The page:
This is PascalCase: SomeSymbol

This is camelCase: someSymbol

This is snake_case: some_symbol

So my questions is whether there is a widely accepted name for this: some-symbol? It's commonly used in url's.

  • 14
    @CatPlusPlus Lisp uses this-case, and because Google treats a - as a space, almost every SEO friendly URL uses it too.
    – lmirosevic
    Jun 30 '12 at 10:37
  • 29
    @CatPlusPlus 1) URLs are NOT irrelevant to programming languages. They are one of the most frequent resource programming languages use. Some languages even treat URLs as a first class object. In Go, while not first class, URLs are used for importing packages. 2) The dash-separated-string is quite common in several languages (the LISP family for one), and also in anxilliary languages used in programming, like CSS. What's a "minority" for you, it's the language others work day in and out. We're not all VB6 programmers.
    – Hejazzman
    Nov 8 '14 at 6:55
  • 4
    kebab-case isn't just used in LISP, but in CSS and all its new-fangled Turing-complete preprocessors, it's used in XSLT and XPath and in any other XML-based language. They are far from a minority.
    – Tobia
    Mar 29 '15 at 21:15
  • 2
    Asking "Is separating words with hyphens good or bad?" would be subjective. Asking for what it's called isn't. Nor would "What's the most common capitalisation style of Ruby methods?", for what it's worth. Jun 20 '16 at 0:19
  • 4

15 Answers 15


There isn't really a standard name for this case convention, and there is disagreement over what it should be called.

That said, as of 2019, there is a strong case to be made that kebab-case is winning:


spinal-case is a distant second, and no other terms have any traction at all.

Additionally, kebab-case has entered the lexicon of several javascript code libraries, e.g.:

However, there are still other terms that people use. Lisp has used this convention for decades as described in this Wikipedia entry, so some people have described it as lisp-case. Some other forms I've seen include caterpillar-case, dash-case, and hyphen-case, but none of these is standard.

So the answer to your question is: No, there isn't a single widely-accepted name for this case convention analogous to snake_case or camelCase, which are widely-accepted.

  • 144
    The linked wikipedia article currently has a reference that links back to this stack overflow question... specifically to the kebab-case question. Maybe using wikipedia as a source wasn't a clever idea.
    – dequis
    Jul 28 '14 at 9:01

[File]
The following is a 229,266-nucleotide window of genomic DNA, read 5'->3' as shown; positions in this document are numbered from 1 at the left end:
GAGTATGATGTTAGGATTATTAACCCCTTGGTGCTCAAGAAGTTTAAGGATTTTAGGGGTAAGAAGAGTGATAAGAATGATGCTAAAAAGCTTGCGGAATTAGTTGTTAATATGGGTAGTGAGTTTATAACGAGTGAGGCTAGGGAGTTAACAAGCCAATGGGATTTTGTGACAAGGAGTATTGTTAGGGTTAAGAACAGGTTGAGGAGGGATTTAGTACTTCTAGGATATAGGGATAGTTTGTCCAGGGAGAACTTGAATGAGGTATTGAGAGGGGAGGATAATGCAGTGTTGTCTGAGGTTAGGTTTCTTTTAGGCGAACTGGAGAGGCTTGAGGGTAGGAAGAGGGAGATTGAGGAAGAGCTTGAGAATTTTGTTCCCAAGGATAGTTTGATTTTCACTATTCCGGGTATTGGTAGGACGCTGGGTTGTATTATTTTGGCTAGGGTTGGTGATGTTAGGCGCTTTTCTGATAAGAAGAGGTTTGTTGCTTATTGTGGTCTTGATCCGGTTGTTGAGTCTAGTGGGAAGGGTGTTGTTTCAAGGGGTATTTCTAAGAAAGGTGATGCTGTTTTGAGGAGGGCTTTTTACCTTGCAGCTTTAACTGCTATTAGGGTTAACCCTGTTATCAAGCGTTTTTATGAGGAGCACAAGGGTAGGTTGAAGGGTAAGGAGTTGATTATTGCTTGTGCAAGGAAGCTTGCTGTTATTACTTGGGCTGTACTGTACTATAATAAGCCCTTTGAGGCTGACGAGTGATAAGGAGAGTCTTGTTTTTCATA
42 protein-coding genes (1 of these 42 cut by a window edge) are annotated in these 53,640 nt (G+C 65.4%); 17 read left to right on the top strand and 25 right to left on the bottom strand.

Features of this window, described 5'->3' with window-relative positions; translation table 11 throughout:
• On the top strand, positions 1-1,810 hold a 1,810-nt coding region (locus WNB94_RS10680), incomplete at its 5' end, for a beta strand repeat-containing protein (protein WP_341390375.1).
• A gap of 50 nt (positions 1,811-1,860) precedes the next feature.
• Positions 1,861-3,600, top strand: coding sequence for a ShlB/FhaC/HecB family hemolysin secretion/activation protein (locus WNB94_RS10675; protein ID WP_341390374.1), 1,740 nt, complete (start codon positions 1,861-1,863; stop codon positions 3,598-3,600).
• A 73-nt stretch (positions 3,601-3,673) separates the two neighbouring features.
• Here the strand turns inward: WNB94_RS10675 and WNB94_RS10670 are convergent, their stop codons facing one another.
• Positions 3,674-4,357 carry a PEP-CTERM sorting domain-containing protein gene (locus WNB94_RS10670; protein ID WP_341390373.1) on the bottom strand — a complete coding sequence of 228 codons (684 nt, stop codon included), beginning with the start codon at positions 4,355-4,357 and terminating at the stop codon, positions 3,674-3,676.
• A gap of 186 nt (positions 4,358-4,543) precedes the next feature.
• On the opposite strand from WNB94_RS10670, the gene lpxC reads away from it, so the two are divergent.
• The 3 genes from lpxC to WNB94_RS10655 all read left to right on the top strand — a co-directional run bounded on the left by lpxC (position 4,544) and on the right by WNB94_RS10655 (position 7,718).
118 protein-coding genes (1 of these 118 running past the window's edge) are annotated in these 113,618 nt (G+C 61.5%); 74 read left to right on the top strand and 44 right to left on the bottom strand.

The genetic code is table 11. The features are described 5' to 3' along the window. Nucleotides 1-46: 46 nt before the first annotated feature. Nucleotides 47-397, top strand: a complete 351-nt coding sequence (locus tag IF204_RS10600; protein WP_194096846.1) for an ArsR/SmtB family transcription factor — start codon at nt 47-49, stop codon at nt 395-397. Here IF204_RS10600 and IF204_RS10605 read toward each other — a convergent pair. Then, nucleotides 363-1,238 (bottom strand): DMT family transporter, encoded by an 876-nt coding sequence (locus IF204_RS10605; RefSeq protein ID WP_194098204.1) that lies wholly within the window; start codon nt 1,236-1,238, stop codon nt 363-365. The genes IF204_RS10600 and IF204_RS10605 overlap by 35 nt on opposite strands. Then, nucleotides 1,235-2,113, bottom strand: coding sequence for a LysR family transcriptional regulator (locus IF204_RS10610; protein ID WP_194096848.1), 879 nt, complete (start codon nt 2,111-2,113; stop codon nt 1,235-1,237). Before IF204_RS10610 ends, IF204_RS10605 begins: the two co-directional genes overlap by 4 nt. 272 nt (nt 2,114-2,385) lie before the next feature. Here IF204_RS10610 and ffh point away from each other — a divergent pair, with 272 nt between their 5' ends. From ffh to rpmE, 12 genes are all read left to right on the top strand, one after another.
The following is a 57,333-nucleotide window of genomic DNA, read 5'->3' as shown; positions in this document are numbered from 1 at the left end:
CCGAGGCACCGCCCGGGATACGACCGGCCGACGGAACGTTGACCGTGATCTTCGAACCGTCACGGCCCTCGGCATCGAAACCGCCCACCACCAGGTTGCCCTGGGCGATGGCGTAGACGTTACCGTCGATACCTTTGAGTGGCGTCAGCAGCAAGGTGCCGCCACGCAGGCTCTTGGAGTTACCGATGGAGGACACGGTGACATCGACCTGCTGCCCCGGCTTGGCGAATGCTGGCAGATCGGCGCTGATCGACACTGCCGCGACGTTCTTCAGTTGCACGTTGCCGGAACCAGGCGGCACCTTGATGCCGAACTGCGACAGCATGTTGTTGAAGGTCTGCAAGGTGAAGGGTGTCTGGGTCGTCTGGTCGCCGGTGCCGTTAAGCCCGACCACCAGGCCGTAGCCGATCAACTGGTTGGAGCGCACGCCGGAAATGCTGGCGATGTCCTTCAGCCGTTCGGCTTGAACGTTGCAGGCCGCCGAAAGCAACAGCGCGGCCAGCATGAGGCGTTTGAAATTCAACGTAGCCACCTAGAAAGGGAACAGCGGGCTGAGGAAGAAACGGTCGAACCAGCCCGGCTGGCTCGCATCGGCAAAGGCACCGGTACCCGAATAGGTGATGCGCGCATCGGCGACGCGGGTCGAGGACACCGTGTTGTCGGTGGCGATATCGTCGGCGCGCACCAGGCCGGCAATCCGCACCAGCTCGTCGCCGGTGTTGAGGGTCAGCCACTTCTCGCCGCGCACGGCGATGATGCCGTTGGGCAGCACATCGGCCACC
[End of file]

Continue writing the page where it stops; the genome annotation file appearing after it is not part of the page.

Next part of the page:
• 8
    @BenLee I'm the one you felt butchered the copy - for which apologies. Note that spinal-case/Train-Case were added to Wikipedia on 2012-10-07 without reference by an anonymous user from an IP address without other Wikipedia history. I couldn't find any other evidence for those terms that didn't circularly go back to Wikipedia. On the other hand, I felt this StackOverflow question did offer evidence ‎that kebab-case has a community of users that doesn't depend on something entered into a Wikipedia article without evidence. I hope that's enough to avoid the original research charge. Nov 3 '14 at 6:38
  • 7
    I was tempted to remove spinal-case and Train-Case entirely (as likely vandalism); but maybe longstanding Wikipedia vandalism can actually create evidence for itself. That's what seems to have happened here. Nov 3 '14 at 6:40
  • 13
    I like "catipillar-case" since it's squished and then long, and keeps with the animal theme Jan 29 '16 at 4:40
  • 61
    kebab-case-because it-looks-like-the-words-are skewered-on-a-kebab
    – Aaron_H
    Dec 16 '16 at 5:10

It's referred to as kebab-case. See lodash docs.

  • 204
    Here's a reference, that makes it official ;)
    – Andreas
    Sep 21 '12 at 16:45
  • 13
    Here's another reference: github.com/qerub/camel-snake-kebab ;)
    – qerub
    Nov 6 '12 at 19:49
  • 11
    The recursion in the reference means it's that much more Lisp-like. Jan 11 '13 at 20:59
  • 147
    I upvoted this answer not because I believe it's the right one, but because I want it to be the right one. Jan 20 '14 at 23:10
  • 47
    I love the citogenesis going on here. This answer links to lodash which links to wikipedia which links to this answer!
    – gilly3
    Jun 5 '15 at 18:20

It's also sometimes known as caterpillar-case

  • 66